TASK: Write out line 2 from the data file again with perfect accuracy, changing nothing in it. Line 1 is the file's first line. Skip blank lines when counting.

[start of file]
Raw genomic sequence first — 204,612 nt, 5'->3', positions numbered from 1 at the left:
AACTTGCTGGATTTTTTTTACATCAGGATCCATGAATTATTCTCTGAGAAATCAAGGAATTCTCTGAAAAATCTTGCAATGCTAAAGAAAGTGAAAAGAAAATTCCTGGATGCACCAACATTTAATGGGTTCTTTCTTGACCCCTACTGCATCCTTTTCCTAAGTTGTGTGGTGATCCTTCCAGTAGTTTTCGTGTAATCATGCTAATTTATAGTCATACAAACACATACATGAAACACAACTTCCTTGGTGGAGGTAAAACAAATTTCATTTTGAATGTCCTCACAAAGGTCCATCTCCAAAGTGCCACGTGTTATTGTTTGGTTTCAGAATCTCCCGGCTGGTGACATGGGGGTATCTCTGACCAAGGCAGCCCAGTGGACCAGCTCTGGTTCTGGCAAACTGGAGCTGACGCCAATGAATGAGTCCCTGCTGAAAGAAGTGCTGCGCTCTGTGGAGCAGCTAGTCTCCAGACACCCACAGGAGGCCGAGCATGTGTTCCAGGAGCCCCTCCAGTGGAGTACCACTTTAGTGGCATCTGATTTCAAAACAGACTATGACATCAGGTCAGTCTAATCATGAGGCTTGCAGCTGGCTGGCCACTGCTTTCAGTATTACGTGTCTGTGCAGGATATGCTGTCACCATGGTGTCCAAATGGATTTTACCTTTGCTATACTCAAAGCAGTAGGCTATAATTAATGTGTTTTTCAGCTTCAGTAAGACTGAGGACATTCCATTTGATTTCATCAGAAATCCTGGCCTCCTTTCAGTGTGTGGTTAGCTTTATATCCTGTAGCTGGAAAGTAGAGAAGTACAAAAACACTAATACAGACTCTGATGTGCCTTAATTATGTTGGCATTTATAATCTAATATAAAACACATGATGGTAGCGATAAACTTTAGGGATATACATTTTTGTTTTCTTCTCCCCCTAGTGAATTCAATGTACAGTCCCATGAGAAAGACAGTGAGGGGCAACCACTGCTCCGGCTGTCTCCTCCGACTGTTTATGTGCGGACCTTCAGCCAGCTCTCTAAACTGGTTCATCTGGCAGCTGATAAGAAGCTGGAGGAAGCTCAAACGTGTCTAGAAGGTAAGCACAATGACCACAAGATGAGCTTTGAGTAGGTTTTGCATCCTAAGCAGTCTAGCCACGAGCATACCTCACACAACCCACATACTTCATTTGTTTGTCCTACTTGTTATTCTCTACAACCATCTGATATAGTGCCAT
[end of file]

AACTTGCTGGATTTTTTTTACATCAGGATCCATGAATTATTCTCTGAGAAATCAAGGAATTCTCTGAAAAATCTTGCAATGCTAAAGAAAGTGAAAAGAAAATTCCTGGATGCACCAACATTTAATGGGTTCTTTCTTGACCCCTACTGCATCCTTTTCCTAAGTTGTGTGGTGATCCTTCCAGTAGTTTTCGTGTAATCATGCTAATTTATAGTCATACAAACACATACATGAAACACAACTTCCTTGGTGGAGGTAAAACAAATTTCATTTTGAATGTCCTCACAAAGGTCCATCTCCAAAGTGCCACGTGTTATTGTTTGGTTTCAGAATCTCCCGGCTGGTGACATGGGGGTATCTCTGACCAAGGCAGCCCAGTGGACCAGCTCTGGTTCTGGCAAACTGGAGCTGACGCCAATGAATGAGTCCCTGCTGAAAGAAGTGCTGCGCTCTGTGGAGCAGCTAGTCTCCAGACACCCACAGGAGGCCGAGCATGTGTTCCAGGAGCCCCTCCAGTGGAGTACCACTTTAGTGGCATCTGATTTCAAAACAGACTATGACATCAGGTCAGTCTAATCATGAGGCTTGCAGCTGGCTGGCCACTGCTTTCAGTATTACGTGTCTGTGCAGGATATGCTGTCACCATGGTGTCCAAATGGATTTTACCTTTGCTATACTCAAAGCAGTAGGCTATAATTAATGTGTTTTTCAGCTTCAGTAAGACTGAGGACATTCCATTTGATTTCATCAGAAATCCTGGCCTCCTTTCAGTGTGTGGTTAGCTTTATATCCTGTAGCTGGAAAGTAGAGAAGTACAAAAACACTAATACAGACTCTGATGTGCCTTAATTATGTTGGCATTTATAATCTAATATAAAACACATGATGGTAGCGATAAACTTTAGGGATATACATTTTTGTTTTCTTCTCCCCCTAGTGAATTCAATGTACAGTCCCATGAGAAAGACAGTGAGGGGCAACCACTGCTCCGGCTGTCTCCTCCGACTGTTTATGTGCGGACCTTCAGCCAGCTCTCTAAACTGGTTCATCTGGCAGCTGATAAGAAGCTGGAGGAAGCTCAAACGTGTCTAGAAGGTAAGCACAATGACCACAAGATGAGCTTTGAGTAGGTTTTGCATCCTAAGCAGTCTAGCCACGAGCATACCTCACACAACCCACATACTTCATTTGTTTGTCCTACTTGTTATTCTCTACAACCATCTGATATAGTGCCAT